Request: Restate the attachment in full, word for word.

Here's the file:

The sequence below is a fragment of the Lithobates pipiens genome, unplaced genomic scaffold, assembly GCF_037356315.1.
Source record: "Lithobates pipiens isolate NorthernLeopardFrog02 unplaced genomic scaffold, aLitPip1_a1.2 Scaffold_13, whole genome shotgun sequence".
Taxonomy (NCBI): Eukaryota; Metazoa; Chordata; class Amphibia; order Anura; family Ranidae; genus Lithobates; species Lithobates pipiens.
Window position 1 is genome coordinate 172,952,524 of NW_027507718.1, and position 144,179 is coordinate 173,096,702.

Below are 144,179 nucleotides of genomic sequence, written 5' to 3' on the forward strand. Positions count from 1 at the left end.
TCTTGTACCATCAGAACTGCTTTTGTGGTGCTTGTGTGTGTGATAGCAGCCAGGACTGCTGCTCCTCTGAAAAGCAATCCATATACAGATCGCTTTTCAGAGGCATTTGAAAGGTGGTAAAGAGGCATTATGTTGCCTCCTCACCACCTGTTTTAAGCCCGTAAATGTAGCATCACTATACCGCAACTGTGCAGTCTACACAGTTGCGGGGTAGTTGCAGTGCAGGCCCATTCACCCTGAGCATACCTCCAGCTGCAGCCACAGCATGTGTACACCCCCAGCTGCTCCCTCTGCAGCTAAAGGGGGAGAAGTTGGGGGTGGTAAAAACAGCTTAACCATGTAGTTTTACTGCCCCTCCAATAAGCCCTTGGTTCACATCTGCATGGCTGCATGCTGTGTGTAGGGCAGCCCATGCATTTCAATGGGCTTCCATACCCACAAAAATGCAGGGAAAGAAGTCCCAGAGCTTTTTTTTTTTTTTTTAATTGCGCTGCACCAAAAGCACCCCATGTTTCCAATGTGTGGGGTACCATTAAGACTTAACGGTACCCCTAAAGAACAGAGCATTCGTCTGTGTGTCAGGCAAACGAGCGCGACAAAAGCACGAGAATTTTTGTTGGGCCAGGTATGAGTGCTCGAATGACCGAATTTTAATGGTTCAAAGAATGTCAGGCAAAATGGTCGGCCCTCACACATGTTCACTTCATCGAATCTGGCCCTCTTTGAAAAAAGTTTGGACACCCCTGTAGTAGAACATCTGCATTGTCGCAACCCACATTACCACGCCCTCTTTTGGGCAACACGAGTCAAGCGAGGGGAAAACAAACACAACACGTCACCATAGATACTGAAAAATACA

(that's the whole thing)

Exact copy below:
The sequence below is a fragment of the Lithobates pipiens genome, unplaced genomic scaffold, assembly GCF_037356315.1.
Source record: "Lithobates pipiens isolate NorthernLeopardFrog02 unplaced genomic scaffold, aLitPip1_a1.2 Scaffold_13, whole genome shotgun sequence".
Taxonomy (NCBI): Eukaryota; Metazoa; Chordata; class Amphibia; order Anura; family Ranidae; genus Lithobates; species Lithobates pipiens.
Window position 1 is genome coordinate 172,952,524 of NW_027507718.1, and position 144,179 is coordinate 173,096,702.

Below are 144,179 nucleotides of genomic sequence, written 5' to 3' on the forward strand. Positions count from 1 at the left end.
TCTTGTACCATCAGAACTGCTTTTGTGGTGCTTGTGTGTGTGATAGCAGCCAGGACTGCTGCTCCTCTGAAAAGCAATCCATATACAGATCGCTTTTCAGAGGCATTTGAAAGGTGGTAAAGAGGCATTATGTTGCCTCCTCACCACCTGTTTTAAGCCCGTAAATGTAGCATCACTATACCGCAACTGTGCAGTCTACACAGTTGCGGGGTAGTTGCAGTGCAGGCCCATTCACCCTGAGCATACCTCCAGCTGCAGCCACAGCATGTGTACACCCCCAGCTGCTCCCTCTGCAGCTAAAGGGGGAGAAGTTGGGGGTGGTAAAAACAGCTTAACCATGTAGTTTTACTGCCCCTCCAATAAGCCCTTGGTTCACATCTGCATGGCTGCATGCTGTGTGTAGGGCAGCCCATGCATTTCAATGGGCTTCCATACCCACAAAAATGCAGGGAAAGAAGTCCCAGAGCTTTTTTTTTTTTTTTTAATTGCGCTGCACCAAAAGCACCCCATGTTTCCAATGTGTGGGGTACCATTAAGACTTAACGGTACCCCTAAAGAACAGAGCATTCGTCTGTGTGTCAGGCAAACGAGCGCGACAAAAGCACGAGAATTTTTGTTGGGCCAGGTATGAGTGCTCGAATGACCGAATTTTAATGGTTCAAAGAATGTCAGGCAAAATGGTCGGCCCTCACACATGTTCACTTCATCGAATCTGGCCCTCTTTGAAAAAAGTTTGGACACCCCTGTAGTAGAACATCTGCATTGTCGCAACCCACATTACCACGCCCTCTTTTGGGCAACACGAGTCAAGCGAGGGGAAAACAAACACAACACGTCACCATAGATACTGAAAAATACA